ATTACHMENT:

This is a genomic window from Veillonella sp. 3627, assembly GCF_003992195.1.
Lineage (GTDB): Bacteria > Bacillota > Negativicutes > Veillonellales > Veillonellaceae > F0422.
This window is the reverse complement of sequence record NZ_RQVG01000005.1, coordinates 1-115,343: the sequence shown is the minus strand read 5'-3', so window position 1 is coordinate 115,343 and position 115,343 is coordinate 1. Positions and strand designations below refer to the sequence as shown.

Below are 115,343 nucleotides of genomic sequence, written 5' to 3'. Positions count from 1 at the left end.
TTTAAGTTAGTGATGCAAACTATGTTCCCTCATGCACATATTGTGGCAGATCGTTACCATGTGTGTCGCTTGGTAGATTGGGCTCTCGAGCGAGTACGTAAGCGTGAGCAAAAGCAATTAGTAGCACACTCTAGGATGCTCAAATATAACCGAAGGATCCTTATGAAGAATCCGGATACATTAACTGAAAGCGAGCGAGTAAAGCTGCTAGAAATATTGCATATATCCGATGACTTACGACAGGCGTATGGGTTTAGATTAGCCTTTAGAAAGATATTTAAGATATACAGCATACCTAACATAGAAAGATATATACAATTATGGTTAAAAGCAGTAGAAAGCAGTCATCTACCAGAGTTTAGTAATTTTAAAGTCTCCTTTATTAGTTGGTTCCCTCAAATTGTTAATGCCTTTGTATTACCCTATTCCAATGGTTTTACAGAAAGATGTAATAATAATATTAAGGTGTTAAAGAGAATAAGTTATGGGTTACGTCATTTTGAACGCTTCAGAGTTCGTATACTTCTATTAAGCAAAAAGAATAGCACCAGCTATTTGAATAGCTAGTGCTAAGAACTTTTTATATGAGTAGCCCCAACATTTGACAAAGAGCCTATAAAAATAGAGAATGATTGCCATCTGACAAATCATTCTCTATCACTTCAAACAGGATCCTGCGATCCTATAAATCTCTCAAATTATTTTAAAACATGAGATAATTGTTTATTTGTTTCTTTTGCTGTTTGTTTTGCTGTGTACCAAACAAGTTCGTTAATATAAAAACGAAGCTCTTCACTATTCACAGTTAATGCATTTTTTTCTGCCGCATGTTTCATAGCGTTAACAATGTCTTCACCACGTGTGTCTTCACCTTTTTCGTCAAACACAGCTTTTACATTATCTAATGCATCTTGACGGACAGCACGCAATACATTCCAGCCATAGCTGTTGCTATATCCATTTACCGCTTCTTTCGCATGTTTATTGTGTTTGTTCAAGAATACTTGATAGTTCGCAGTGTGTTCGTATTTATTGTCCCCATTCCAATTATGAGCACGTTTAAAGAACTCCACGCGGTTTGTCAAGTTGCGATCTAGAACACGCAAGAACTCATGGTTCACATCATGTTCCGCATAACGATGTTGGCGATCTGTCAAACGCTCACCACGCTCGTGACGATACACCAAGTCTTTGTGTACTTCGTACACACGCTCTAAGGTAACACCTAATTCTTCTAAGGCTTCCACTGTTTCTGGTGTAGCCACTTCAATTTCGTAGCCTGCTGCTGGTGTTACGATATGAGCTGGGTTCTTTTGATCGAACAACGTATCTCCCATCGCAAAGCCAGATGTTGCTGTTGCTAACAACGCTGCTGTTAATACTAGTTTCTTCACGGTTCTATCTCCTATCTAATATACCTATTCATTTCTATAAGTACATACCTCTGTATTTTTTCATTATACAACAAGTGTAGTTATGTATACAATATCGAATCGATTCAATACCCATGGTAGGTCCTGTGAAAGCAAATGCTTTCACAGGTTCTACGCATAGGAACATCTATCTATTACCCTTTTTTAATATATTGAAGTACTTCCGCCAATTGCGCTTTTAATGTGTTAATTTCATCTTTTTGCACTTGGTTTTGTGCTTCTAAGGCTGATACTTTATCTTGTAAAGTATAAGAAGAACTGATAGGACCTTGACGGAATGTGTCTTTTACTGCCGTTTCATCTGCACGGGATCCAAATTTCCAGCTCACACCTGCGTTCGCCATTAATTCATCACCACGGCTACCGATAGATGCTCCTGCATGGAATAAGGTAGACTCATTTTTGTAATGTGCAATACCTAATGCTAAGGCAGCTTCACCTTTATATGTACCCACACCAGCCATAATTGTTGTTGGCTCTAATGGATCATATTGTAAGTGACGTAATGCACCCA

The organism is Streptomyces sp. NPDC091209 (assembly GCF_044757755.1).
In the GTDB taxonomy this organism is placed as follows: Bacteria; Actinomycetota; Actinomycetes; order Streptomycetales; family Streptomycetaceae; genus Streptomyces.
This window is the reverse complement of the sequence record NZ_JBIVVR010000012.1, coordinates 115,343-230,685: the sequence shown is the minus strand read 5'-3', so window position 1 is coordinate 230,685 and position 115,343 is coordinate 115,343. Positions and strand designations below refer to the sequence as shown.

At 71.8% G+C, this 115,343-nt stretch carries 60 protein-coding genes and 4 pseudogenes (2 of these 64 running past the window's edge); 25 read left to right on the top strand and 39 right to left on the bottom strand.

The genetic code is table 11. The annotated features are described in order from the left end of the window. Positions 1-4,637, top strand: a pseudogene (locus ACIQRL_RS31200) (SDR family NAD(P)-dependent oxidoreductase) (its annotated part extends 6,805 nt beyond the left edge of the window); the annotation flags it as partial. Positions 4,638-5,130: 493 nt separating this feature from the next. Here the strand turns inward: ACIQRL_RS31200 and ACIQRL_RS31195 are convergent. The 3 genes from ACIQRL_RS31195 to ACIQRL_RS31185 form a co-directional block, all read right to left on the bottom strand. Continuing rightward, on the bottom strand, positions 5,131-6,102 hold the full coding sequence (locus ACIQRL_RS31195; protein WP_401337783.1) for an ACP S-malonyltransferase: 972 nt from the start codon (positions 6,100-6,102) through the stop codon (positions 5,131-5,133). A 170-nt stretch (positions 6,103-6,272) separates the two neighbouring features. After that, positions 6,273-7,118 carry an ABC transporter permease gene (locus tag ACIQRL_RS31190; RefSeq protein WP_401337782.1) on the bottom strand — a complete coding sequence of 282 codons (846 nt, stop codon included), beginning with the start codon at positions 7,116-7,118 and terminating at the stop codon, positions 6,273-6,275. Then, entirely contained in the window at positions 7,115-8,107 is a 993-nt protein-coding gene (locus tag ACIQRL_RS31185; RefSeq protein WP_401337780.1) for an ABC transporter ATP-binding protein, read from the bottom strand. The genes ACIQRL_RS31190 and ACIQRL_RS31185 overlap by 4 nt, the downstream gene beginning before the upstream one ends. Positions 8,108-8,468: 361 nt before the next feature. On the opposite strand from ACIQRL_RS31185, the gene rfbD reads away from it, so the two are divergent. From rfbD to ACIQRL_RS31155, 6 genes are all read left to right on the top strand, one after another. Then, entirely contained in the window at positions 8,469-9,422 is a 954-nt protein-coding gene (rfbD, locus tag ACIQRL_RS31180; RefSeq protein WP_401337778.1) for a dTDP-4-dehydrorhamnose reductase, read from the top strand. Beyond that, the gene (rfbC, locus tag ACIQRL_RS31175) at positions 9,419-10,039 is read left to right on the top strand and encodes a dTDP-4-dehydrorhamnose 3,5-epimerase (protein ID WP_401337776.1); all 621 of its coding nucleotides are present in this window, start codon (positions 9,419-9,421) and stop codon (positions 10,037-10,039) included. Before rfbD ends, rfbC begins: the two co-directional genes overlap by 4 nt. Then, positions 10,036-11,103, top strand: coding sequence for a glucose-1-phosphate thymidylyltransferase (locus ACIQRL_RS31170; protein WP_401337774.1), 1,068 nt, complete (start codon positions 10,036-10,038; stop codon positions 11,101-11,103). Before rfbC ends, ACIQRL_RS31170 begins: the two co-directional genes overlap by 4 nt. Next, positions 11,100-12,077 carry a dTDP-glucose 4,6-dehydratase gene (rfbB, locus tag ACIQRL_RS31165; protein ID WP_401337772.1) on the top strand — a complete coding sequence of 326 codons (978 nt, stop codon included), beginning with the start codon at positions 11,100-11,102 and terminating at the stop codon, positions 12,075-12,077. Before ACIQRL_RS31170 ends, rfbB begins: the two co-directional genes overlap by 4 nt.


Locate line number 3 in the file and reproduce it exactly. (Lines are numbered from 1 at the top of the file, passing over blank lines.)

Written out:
This window is the reverse complement of sequence record NZ_RQVG01000005.1, coordinates 1-115,343: the sequence shown is the minus strand read 5'-3', so window position 1 is coordinate 115,343 and position 115,343 is coordinate 1. Positions and strand designations below refer to the sequence as shown.